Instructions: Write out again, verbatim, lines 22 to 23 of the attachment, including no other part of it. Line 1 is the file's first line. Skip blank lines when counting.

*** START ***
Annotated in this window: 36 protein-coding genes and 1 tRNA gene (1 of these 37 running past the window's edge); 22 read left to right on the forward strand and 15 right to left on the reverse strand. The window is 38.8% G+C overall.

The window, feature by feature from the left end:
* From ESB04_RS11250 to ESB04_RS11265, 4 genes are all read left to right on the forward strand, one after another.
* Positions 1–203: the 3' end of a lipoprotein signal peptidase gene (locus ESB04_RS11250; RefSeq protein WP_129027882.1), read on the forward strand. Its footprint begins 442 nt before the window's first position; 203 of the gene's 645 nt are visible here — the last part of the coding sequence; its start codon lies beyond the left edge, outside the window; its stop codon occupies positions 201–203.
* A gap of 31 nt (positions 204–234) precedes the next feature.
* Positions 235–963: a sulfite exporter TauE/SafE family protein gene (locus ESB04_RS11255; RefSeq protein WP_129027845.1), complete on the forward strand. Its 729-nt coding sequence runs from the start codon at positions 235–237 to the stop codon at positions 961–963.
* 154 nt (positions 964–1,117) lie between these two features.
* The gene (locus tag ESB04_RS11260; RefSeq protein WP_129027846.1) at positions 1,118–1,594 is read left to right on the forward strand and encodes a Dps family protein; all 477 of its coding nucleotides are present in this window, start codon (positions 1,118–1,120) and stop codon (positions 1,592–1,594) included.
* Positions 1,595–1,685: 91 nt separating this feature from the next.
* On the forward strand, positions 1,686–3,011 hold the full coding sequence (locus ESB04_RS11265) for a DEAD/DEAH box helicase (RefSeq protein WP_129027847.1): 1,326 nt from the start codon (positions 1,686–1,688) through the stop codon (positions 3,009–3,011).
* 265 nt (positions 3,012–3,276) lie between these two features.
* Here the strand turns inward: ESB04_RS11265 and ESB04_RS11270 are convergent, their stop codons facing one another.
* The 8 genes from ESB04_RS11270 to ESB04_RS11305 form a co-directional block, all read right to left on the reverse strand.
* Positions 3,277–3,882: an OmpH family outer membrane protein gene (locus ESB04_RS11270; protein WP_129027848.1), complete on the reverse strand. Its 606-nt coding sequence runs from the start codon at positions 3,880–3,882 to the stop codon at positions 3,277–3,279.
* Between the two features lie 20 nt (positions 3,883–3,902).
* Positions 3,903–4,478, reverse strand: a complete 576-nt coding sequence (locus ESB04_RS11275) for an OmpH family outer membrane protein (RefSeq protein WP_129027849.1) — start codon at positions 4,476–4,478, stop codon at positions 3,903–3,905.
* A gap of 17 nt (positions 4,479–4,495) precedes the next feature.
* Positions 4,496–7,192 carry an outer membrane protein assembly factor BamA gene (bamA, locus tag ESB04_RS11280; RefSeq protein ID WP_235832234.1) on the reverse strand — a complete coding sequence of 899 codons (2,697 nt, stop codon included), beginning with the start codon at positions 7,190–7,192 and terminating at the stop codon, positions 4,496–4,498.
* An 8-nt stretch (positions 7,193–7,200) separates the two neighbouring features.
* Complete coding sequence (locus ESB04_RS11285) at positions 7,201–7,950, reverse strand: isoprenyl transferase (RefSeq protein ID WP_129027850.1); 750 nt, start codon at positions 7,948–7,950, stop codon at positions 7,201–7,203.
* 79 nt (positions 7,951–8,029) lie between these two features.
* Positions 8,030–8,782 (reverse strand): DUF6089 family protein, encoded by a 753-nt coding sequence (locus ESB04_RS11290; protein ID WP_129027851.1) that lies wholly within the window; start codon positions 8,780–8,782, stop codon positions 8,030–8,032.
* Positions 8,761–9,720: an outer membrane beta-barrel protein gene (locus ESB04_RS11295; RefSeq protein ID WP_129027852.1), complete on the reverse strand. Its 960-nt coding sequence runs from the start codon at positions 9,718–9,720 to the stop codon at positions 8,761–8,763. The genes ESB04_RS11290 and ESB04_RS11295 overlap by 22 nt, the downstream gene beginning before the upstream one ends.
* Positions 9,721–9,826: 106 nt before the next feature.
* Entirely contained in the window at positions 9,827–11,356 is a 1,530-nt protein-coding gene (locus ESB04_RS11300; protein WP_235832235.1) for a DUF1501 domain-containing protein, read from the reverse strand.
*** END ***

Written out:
* Positions 8,030–8,782 (reverse strand): DUF6089 family protein, encoded by a 753-nt coding sequence (locus ESB04_RS11290; protein ID WP_129027851.1) that lies wholly within the window; start codon positions 8,780–8,782, stop codon positions 8,030–8,032.
* Positions 8,761–9,720: an outer membrane beta-barrel protein gene (locus ESB04_RS11295; RefSeq protein ID WP_129027852.1), complete on the reverse strand. Its 960-nt coding sequence runs from the start codon at positions 9,718–9,720 to the stop codon at positions 8,761–8,763. The genes ESB04_RS11290 and ESB04_RS11295 overlap by 22 nt, the downstream gene beginning before the upstream one ends.